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Domain Slamming: What it is, How to Protect Yourself
By: Terri Wells
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    2006-08-23

    Table of Contents:
  • Domain Slamming: What it is, How to Protect Yourself
  • Eye-Opening Information
  • Definitions and Explanations
  • How You Can Protect Yourself

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    Domain Slamming: What it is, How to Protect Yourself - Definitions and Explanations


    (Page 3 of 4 )

    Okay, so if you canít avoid domain slamming that way, how can you protect yourself? Before I get to that, let me define a few terms (if you already know what these mean, just treat it as a review):

    • A registrar offers domain name services. Reputable ones are registered with ICANN; if you have a problem with any registrar, you can file a complaint with ICANN. 
    • A registrant is the person who owns a domain name. If you arenít listed in the WHOIS database as the registrant for your domain name, legally youíre not the owner. (Incidentally, some less-than-reputable registrars list themselves as the owners of domain names rather than the person whoís actually paying for it; make sure you know your registrarís policies).
    • A gaining registrar is the registrar to whom a domain name is being transferred.
    • A losing registrar is the registrar from whom a domain name is being transferred.
    • The administrative contact is the person at your company who makes updates and changes to the record concerning your domain name as necessary. This is often the registrant himself, but it doesnít have to be (especially if the registrant is not comfortable with the domain name registration process). In an online business, itís likely to be the chief technical officer.
    • The technical contact handles the domain name servers where your domain is stored or hosted. This could be someone at your web hosting company.
    • The billing contact is the person who is contacted when the domain name needs to be renewed, and handles other billing issues.

    Now that the definitions are out of the way, letís take a quick look at how domain name transfers work. The current transfer process was put into effect by ICANN in November of 2004. Only the administrative contact and the registrant have the authority to approve or deny a transfer request. There is a standardized form of authorization (FOA) available at ICANNís web site that is supposed to be used for the transfer process; either a physical or an electronic copy is permissible, but the gaining registrar is supposed to confirm the identity of the person making the transfer (and if they use a paper version of the form, itís supposed to be signed by either the administrative contact or the registrant). The thing is, if the transfer is via email, all the gaining registrar needs to obtain is ďConsent from an individual or entity that has an email address matching the Transfer Contact email address.Ē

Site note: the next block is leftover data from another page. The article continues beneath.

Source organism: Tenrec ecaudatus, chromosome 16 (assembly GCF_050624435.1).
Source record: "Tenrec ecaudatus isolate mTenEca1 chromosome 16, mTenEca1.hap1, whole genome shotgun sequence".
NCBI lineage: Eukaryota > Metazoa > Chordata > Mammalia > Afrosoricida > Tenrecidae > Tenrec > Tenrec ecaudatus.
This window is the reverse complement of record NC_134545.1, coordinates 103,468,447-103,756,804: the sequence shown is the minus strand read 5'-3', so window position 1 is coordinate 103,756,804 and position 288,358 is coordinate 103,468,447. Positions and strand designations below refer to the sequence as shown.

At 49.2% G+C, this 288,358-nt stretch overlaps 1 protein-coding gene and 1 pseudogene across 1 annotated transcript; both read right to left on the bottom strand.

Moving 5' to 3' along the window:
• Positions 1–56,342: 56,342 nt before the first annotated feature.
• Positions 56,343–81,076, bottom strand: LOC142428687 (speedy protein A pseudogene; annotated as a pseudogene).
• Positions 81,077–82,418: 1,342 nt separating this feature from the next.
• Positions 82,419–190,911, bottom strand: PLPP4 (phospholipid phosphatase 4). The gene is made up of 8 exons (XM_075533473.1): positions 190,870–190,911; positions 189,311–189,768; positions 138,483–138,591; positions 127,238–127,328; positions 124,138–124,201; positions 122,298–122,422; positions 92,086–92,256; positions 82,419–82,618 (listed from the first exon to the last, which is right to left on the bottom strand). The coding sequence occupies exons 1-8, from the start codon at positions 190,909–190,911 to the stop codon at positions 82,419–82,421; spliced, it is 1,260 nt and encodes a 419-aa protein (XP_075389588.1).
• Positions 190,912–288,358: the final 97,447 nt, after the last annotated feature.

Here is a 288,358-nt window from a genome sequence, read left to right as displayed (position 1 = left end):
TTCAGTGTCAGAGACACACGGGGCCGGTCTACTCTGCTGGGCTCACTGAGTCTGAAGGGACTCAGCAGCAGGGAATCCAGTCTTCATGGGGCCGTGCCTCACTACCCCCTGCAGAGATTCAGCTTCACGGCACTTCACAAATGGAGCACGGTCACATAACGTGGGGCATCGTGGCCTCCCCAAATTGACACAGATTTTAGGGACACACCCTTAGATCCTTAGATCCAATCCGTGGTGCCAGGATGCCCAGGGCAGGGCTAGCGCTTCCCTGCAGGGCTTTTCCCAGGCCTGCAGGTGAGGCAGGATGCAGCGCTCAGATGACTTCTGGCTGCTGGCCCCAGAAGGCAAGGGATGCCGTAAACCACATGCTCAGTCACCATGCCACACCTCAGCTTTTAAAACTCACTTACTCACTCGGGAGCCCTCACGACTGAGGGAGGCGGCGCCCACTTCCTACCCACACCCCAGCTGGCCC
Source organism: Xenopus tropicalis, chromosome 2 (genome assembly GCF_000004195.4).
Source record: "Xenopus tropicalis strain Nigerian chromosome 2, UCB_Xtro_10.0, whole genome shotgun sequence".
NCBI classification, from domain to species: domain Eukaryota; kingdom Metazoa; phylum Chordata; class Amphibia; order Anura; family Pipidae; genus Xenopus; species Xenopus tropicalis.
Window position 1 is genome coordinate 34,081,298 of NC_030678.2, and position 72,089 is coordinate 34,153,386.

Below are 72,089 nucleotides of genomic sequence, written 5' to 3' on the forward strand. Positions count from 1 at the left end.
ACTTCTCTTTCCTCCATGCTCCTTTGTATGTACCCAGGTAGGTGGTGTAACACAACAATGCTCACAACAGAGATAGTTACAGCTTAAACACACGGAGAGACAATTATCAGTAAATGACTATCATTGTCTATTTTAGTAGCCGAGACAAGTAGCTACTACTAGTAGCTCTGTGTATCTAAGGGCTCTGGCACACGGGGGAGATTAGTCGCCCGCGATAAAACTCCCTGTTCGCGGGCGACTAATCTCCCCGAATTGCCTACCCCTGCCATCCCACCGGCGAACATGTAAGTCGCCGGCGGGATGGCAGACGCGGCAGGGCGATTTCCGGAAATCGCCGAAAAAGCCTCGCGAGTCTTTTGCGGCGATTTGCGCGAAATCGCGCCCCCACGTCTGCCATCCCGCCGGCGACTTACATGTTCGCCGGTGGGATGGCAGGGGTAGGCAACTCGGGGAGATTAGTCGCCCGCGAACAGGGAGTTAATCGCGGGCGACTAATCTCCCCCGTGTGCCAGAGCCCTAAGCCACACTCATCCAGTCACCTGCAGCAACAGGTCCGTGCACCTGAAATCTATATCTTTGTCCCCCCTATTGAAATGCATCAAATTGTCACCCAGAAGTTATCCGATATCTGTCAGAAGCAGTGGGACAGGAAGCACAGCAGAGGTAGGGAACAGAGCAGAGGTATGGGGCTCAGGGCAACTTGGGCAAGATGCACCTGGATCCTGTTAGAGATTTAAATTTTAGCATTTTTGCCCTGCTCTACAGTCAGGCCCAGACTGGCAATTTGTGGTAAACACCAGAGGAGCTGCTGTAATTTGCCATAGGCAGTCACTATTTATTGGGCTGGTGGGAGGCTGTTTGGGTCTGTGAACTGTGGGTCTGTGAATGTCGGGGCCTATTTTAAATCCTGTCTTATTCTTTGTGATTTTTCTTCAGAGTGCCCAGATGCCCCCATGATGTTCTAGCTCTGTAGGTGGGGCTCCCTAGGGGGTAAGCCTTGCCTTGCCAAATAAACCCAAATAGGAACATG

Now the losing registrar can independently confirm whether the registrant really wants to transfer the domain, but it isnít obligated to do so. It is obligated to send an FOA to the registrant or administrative contact within 24 hours of receiving the transfer request from the gaining registrar. But hereís the scary part: if the losing registrar does nothing, OR if it sends you the FOA but you do nothing, the transfer request goes through. Thatís the default mode; youíd think it would be the other way, with nothing happening if you donít do anything, but thatís not the way it works. Also, you donít have very long to respond to it if you receive an FOA. You can read all the details of ICANNís domain name transfer policy for yourself. You might want to read it slowly; itís not very long, but itís written in legalese (though itís fairly clear for what it is).

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